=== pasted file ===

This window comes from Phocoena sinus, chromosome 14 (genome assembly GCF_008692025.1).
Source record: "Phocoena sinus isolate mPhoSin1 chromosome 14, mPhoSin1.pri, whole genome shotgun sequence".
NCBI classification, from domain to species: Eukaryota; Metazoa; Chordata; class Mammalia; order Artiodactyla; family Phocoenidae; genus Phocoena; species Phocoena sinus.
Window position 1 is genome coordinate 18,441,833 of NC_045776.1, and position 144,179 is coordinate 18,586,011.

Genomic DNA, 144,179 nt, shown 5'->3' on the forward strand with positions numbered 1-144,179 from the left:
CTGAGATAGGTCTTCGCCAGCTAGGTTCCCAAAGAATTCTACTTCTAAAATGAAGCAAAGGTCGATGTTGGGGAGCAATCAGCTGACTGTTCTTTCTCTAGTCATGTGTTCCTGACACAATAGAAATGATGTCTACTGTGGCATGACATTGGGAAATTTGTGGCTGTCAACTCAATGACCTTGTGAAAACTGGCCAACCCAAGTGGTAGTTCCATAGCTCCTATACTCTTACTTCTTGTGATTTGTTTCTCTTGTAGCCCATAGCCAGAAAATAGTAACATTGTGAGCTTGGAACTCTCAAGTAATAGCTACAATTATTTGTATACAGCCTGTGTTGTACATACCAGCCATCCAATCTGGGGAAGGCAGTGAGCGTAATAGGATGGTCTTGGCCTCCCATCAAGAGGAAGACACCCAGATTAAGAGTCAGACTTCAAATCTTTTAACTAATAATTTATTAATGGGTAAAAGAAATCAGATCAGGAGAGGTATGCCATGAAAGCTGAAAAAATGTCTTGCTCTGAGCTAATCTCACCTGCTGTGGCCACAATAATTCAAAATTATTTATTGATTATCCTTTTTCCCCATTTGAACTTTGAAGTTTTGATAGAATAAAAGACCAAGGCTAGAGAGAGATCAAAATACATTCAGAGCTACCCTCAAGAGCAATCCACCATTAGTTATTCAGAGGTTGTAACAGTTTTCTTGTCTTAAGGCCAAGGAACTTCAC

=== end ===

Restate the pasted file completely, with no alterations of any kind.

This window comes from Phocoena sinus, chromosome 14 (genome assembly GCF_008692025.1).
Source record: "Phocoena sinus isolate mPhoSin1 chromosome 14, mPhoSin1.pri, whole genome shotgun sequence".
NCBI classification, from domain to species: Eukaryota; Metazoa; Chordata; class Mammalia; order Artiodactyla; family Phocoenidae; genus Phocoena; species Phocoena sinus.
Window position 1 is genome coordinate 18,441,833 of NC_045776.1, and position 144,179 is coordinate 18,586,011.

Genomic DNA, 144,179 nt, shown 5'->3' on the forward strand with positions numbered 1-144,179 from the left:
CTGAGATAGGTCTTCGCCAGCTAGGTTCCCAAAGAATTCTACTTCTAAAATGAAGCAAAGGTCGATGTTGGGGAGCAATCAGCTGACTGTTCTTTCTCTAGTCATGTGTTCCTGACACAATAGAAATGATGTCTACTGTGGCATGACATTGGGAAATTTGTGGCTGTCAACTCAATGACCTTGTGAAAACTGGCCAACCCAAGTGGTAGTTCCATAGCTCCTATACTCTTACTTCTTGTGATTTGTTTCTCTTGTAGCCCATAGCCAGAAAATAGTAACATTGTGAGCTTGGAACTCTCAAGTAATAGCTACAATTATTTGTATACAGCCTGTGTTGTACATACCAGCCATCCAATCTGGGGAAGGCAGTGAGCGTAATAGGATGGTCTTGGCCTCCCATCAAGAGGAAGACACCCAGATTAAGAGTCAGACTTCAAATCTTTTAACTAATAATTTATTAATGGGTAAAAGAAATCAGATCAGGAGAGGTATGCCATGAAAGCTGAAAAAATGTCTTGCTCTGAGCTAATCTCACCTGCTGTGGCCACAATAATTCAAAATTATTTATTGATTATCCTTTTTCCCCATTTGAACTTTGAAGTTTTGATAGAATAAAAGACCAAGGCTAGAGAGAGATCAAAATACATTCAGAGCTACCCTCAAGAGCAATCCACCATTAGTTATTCAGAGGTTGTAACAGTTTTCTTGTCTTAAGGCCAAGGAACTTCAC